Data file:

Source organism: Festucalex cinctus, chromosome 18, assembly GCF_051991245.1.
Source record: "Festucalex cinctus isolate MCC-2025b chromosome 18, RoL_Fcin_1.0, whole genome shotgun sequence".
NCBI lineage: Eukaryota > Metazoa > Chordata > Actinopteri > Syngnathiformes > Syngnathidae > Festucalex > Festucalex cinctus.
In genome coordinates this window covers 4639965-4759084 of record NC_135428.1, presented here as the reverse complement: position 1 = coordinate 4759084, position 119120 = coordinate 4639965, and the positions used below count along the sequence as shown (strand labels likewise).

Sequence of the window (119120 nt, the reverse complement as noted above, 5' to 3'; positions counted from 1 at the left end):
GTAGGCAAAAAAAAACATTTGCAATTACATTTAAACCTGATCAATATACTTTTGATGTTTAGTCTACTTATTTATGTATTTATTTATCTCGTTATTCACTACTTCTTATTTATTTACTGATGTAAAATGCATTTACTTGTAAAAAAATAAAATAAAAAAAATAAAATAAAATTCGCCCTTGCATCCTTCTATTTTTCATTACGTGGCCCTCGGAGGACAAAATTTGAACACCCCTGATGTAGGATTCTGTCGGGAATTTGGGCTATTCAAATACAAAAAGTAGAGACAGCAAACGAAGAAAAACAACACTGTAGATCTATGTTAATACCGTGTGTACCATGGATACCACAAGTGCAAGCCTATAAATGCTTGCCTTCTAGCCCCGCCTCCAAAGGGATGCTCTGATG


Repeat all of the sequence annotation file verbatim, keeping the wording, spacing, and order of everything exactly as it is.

Source organism: Festucalex cinctus, chromosome 18, assembly GCF_051991245.1.
Source record: "Festucalex cinctus isolate MCC-2025b chromosome 18, RoL_Fcin_1.0, whole genome shotgun sequence".
NCBI lineage: Eukaryota > Metazoa > Chordata > Actinopteri > Syngnathiformes > Syngnathidae > Festucalex > Festucalex cinctus.
In genome coordinates this window covers 4639965-4759084 of record NC_135428.1, presented here as the reverse complement: position 1 = coordinate 4759084, position 119120 = coordinate 4639965, and the positions used below count along the sequence as shown (strand labels likewise).

Sequence of the window (119120 nt, the reverse complement as noted above, 5' to 3'; positions counted from 1 at the left end):
GTAGGCAAAAAAAAACATTTGCAATTACATTTAAACCTGATCAATATACTTTTGATGTTTAGTCTACTTATTTATGTATTTATTTATCTCGTTATTCACTACTTCTTATTTATTTACTGATGTAAAATGCATTTACTTGTAAAAAAATAAAATAAAAAAAATAAAATAAAATTCGCCCTTGCATCCTTCTATTTTTCATTACGTGGCCCTCGGAGGACAAAATTTGAACACCCCTGATGTAGGATTCTGTCGGGAATTTGGGCTATTCAAATACAAAAAGTAGAGACAGCAAACGAAGAAAAACAACACTGTAGATCTATGTTAATACCGTGTGTACCATGGATACCACAAGTGCAAGCCTATAAATGCTTGCCTTCTAGCCCCGCCTCCAAAGGGATGCTCTGATG